August 10, 2012

Serra Club vocations essay

Priests, deacons and religious help us through life’s ‘peaks and valleys’

(Editor’s note: Following is the sixth in a series featuring the winners of the Indianapolis Serra Club’s 2012 John D. Kelley Vocations Essay Contest.)

By Grace Hendrickson (Special to The Criterion)

Grace HendricksonIn our daily lives, we find constant reminders of God’s love for us—the brilliance of a sunrise, the concern of a friend or the unity of 1,200 students joined together in the celebration of Mass.

Each of these experiences, in a unique and powerful way, serves to remind us of God’s message to love and seek the kingdom of heaven.

But the most poignant and complete example of Christ’s call lies in the example of service lived by those who have chosen to serve God through a religious vocation.

As members of God’s family, we tend to reach out to priests, deacons, and men and women religious during the peaks and valleys of our lives.

In baptism and marriage, we look to our clergy for initiation and wise counsel. At the end of our lives, we look to them for peace and condolence. Between these peaks and valleys, we rely upon religious to teach us to live in a way that truly answers Christ’s call to us.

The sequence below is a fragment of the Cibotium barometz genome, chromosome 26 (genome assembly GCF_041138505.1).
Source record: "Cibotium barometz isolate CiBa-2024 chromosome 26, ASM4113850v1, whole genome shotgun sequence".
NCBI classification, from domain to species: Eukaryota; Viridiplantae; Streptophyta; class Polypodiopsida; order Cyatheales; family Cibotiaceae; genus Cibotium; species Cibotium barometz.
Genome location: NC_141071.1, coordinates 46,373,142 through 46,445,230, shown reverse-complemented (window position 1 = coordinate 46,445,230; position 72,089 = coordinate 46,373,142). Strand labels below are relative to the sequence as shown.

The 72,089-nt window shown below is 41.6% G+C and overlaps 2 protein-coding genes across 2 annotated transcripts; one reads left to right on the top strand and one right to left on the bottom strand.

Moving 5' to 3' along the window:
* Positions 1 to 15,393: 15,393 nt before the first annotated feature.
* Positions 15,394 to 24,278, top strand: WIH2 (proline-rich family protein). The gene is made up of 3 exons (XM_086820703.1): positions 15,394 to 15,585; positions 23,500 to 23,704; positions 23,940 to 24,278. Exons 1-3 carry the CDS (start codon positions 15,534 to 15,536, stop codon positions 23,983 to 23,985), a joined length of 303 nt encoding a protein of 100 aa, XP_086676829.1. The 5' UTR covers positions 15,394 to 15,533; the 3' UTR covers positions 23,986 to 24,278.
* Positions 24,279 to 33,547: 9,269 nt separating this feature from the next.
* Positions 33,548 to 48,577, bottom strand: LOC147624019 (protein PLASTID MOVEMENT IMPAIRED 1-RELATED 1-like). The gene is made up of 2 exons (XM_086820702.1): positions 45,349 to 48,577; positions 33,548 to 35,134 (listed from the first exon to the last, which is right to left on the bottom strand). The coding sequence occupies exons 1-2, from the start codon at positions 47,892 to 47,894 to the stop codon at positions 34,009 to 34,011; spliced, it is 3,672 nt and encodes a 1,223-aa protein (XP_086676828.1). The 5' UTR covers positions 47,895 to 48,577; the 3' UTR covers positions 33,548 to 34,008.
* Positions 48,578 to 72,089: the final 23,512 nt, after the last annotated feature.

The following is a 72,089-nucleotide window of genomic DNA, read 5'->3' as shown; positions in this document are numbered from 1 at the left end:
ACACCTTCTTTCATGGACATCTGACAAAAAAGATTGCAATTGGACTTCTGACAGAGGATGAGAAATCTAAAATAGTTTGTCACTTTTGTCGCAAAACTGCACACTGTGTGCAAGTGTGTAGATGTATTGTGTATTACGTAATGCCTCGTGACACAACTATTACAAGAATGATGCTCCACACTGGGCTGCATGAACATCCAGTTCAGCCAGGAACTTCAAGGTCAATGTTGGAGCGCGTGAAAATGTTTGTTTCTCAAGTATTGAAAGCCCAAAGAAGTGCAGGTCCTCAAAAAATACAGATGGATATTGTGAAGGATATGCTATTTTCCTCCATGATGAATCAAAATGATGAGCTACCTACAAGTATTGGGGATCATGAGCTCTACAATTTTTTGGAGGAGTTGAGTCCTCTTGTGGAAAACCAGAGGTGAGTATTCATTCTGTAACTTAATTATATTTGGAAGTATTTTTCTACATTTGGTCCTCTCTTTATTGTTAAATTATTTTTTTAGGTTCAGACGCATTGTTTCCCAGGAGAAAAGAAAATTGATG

In service to others, clergy sacrifice opportunities and comforts that many of us take for granted, like a competitive salary, a family, and an abundance of personal experiences and possessions.

Jesus said, “Seek first the kingdom of God” (Mt 6:33). We look to our priests, deacons, and religious sisters and brothers to teach us to seek God above all things through their love for others.

Perhaps the most powerful example of seeking God in my lifetime lies in the work of Blessed Teresa of Calcutta. Mother Teresa was an Albanian nun who, after receiving a call from God, moved to Calcutta, India, and dedicated her life to serving the sick and the poor.

In 1950, Mother Teresa founded the Missionaries of Charity. It began as a small order with only 13 nuns, but today has grown to more than 4,000 sisters from around the world. Mother Teresa taught us that, “Love begins at home, and it is not how much we do, but how much love we put into that action.”

She put all her love into following God’s path by caring for “the hungry, the naked, the homeless, the crippled, the blind, the lepers, and all who feel unwanted, unloved, and uncared for throughout society.”

Like other religious before her, she sacrificed everything she had to follow the way of the Lord.

Mother Teresa said, “Love is a fruit in season at all times, and within reach of every hand.” No matter how much pain and suffering exists in the world, there will always be opportunities for love.

By following the example of Mother Teresa and the religious in our community, we all are invited to put love into the world and seek God above all things.

(Grace and her parents, Mark and Kathy Hendrickson, are members of St. Simon the Apostle Parish in Indianapolis. She completed the 12th grade at Cathedral High School in Indianapolis last spring, and is the 12th-grade division winner in the Indianapolis Serra Club’s 2012 John D. Kelley Vocations Essay Contest.)

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